Prioritize User Stories Like a UX Designer

Struggle with prioritizing user stories? Prioritized but later you implemented further tasks? Don’t worry, maybe you have chosen the wrong method to prioritize user stories.

Prioritizing user stories can be a bit different than backlog prioritization process, though the main principles and frameworks are very similar. User stories are not directly backlog items, these are two different approach to describe product features in agile software development.

What is a user story?

In short: user stories are goals & steps in a narrative flow.

A user story is a short, informal description of a product feature that has been told from the user’s perspective.

One of the most frequently used user story templates is

As a <user> , I want <a goal>, so that <step>

The user story is an element of the product backlog vertically ordered by importance. In user story mapping, the user stories are to describe the product vision. User stories are written on story cards and are also organized horizontally, which adds an extra dimension and greater transparency to the backlog.

Depending on the project, user stories can be written from the perspective of different user personas and stakeholders. The lower-level user stories can be dependent on the higher-level stories.

Why prioritize user stories?

Prioritization helps all members of the product team to better understand the product and keep the project scope in place, while effectively ensuring time- and cost-efficient planning and delivery.

Prioritization allows the product team to standardize and identify the value of each user story in conjunction with the Product Owner or Product Manager. This makes it possible to compare different stories and confidently decide which one is the right one for the development team to start with.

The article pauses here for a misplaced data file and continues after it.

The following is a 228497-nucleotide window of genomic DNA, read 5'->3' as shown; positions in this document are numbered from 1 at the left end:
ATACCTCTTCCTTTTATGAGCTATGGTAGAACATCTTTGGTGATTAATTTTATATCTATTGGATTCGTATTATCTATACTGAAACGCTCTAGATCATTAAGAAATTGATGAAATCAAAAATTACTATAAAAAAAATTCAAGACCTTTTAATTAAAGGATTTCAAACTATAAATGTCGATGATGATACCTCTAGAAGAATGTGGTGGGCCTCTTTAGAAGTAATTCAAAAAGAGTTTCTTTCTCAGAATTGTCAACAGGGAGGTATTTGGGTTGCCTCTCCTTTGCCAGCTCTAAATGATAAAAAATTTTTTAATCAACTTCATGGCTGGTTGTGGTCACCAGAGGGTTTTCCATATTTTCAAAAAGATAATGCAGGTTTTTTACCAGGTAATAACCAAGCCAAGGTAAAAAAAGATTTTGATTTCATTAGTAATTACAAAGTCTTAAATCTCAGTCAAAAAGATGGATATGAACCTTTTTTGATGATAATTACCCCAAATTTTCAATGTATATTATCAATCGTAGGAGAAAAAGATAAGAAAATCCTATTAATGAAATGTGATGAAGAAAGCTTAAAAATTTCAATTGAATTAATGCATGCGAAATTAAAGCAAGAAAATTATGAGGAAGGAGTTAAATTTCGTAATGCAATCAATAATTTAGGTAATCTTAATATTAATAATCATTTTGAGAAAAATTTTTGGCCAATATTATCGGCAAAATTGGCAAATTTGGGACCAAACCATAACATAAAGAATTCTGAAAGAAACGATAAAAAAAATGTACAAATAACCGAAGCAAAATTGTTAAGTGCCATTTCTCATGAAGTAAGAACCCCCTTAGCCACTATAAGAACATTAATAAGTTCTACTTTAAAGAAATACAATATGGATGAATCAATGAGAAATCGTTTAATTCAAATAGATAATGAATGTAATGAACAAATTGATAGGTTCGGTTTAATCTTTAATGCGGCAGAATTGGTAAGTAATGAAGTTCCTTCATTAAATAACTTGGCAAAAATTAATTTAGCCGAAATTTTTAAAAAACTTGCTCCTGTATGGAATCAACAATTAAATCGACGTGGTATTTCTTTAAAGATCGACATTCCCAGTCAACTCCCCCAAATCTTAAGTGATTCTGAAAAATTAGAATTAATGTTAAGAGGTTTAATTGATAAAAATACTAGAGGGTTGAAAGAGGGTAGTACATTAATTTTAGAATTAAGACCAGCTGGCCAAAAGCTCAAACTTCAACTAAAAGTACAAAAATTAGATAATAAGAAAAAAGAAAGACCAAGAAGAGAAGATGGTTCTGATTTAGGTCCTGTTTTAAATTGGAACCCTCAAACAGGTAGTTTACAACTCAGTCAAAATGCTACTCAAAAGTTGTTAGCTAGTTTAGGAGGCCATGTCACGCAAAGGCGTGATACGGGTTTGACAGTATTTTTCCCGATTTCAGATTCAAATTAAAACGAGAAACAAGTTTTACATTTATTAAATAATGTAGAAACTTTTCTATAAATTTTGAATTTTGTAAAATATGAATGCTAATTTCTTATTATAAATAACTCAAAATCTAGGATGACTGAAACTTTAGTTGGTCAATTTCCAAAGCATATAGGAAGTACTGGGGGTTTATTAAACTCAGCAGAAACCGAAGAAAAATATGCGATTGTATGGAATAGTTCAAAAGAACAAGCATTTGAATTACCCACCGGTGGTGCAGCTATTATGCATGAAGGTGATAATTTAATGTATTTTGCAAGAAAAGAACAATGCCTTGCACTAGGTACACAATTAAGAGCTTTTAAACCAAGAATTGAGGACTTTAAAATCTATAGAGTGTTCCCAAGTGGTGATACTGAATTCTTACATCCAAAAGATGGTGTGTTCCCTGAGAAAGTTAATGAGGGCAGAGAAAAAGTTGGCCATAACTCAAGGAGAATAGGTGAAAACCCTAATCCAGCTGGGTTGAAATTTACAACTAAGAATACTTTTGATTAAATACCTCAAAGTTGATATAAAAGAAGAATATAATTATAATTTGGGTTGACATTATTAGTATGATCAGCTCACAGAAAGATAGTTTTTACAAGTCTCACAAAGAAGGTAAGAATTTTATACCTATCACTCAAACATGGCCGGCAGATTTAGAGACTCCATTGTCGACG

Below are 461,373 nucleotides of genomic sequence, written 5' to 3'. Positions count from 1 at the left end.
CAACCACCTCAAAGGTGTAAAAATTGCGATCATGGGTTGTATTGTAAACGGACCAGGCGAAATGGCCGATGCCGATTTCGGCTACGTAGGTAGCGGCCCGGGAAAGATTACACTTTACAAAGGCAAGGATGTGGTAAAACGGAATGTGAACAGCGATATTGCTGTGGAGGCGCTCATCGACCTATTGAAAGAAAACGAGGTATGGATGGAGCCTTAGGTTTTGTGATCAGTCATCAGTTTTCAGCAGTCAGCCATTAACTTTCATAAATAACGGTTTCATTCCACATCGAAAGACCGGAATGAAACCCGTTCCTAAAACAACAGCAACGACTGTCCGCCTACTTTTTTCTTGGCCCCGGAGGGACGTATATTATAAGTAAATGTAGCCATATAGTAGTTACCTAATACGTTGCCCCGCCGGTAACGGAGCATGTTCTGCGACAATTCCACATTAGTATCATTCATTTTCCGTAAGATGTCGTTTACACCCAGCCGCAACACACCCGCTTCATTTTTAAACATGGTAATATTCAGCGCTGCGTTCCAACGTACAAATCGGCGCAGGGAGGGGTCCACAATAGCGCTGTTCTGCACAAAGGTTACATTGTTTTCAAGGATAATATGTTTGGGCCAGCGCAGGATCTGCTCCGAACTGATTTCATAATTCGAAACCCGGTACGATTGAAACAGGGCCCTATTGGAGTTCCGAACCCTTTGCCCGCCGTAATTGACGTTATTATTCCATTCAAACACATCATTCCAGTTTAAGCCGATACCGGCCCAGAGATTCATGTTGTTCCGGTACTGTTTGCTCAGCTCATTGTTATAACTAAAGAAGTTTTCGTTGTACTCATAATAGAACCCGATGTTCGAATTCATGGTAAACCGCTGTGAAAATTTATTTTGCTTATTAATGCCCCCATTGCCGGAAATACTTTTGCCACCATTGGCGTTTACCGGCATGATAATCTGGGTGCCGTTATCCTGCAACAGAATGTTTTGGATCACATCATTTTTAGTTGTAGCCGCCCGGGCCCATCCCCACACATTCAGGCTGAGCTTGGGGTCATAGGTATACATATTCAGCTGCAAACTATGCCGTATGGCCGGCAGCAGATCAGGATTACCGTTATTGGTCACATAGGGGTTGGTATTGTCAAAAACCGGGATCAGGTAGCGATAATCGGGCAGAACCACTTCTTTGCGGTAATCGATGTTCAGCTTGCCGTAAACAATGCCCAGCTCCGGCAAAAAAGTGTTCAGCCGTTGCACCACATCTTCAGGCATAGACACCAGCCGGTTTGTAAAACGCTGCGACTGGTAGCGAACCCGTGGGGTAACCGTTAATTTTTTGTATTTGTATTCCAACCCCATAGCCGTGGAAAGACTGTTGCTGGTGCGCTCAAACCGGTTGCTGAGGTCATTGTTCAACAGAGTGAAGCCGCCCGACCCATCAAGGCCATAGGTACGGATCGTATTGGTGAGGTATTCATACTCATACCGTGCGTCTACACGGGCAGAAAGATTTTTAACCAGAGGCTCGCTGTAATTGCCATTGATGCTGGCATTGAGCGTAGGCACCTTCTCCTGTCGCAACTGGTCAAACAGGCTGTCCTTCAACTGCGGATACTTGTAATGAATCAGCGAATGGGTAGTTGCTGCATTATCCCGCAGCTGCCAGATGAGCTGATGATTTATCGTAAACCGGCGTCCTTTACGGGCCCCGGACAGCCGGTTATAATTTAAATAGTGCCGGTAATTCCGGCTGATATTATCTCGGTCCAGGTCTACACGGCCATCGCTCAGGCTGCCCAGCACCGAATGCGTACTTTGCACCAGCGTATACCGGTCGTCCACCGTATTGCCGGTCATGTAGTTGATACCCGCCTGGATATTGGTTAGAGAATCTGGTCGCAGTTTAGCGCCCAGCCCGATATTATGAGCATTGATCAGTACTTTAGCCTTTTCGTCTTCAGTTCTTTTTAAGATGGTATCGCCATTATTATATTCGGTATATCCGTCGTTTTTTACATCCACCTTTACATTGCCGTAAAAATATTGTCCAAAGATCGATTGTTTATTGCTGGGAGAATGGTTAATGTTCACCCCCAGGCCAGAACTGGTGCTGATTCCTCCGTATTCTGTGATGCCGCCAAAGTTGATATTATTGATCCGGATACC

The first release of a new product includes the basic functionality needed to create an MVP.

Based on the user feedback received, the team can then reassess priorities for further work in the next iteration.

Projects can be very different, so planning and development processes should always be tailored to the product to be developed. Prioritization is no different, the Product Owner or Product Manager must choose which method to follow.

How to prioritize user stories?

There are many known and lesser-known prioritization methods to choose from:

Perhaps the most popular user story prioritization technique is the MoSCoW model. MoSCoW stands for Must-have, Should-have, Could-have, and Won’t-have.

These four categories label the importance of user stories within an iteration or release. You can read more about it in detail here.

Projects are different, hence you should tailor planning and development processes right to the product. I read an article about a UX designer’s goals which inspired me to transform the UX designer’s goals into a task prioritization solution.

How to prioritize user stories like a UX Designer?

The scheduling of tasks and setting up the thinnest MVP of valuable features can be approached from a different perspective to ensure quick time to market and product success.

Amy Smith’s article about UX designer’s goals collects the following expectations:

  • Goal1: I got what I need
  • Goal2: Don’t make me think
  • Goal3: I enjoy using it
  • Goal4: Habit is a second nature
  • Goal5: Make users of your promoters

After reading Amy’s article I realized: that I can use those goals to prioritize user stories. Think of these goals as Maslow’s hierarchy of needs and organize tasks into these groups. Thus, Goal 1 is on the lowest level and Goal 5 is on the top level of the pyramid. The most needed and important tasks belong to Goal 1, and so on. Let’s examine how to transform these needs into prioritizing.

Level 1. Priority: “I got what I need”

That means our job is to collect the critical features and functions to fulfill this basic need. In other words, these are the core functions of the product and are good enough to launch the MVP. If a task solves a need on different levels, then the story is too big. Try to break stories into smaller parts. Turn the minimum viable solutions into working features later to make them better.

For example, you have two solutions for the “pay with bankcard” task. First, you should develop an easy form for entering bank card data. There is an option to add a feature that recognizes the card type according to the bank card number but that costs extra dev time. However, you should develop it later on.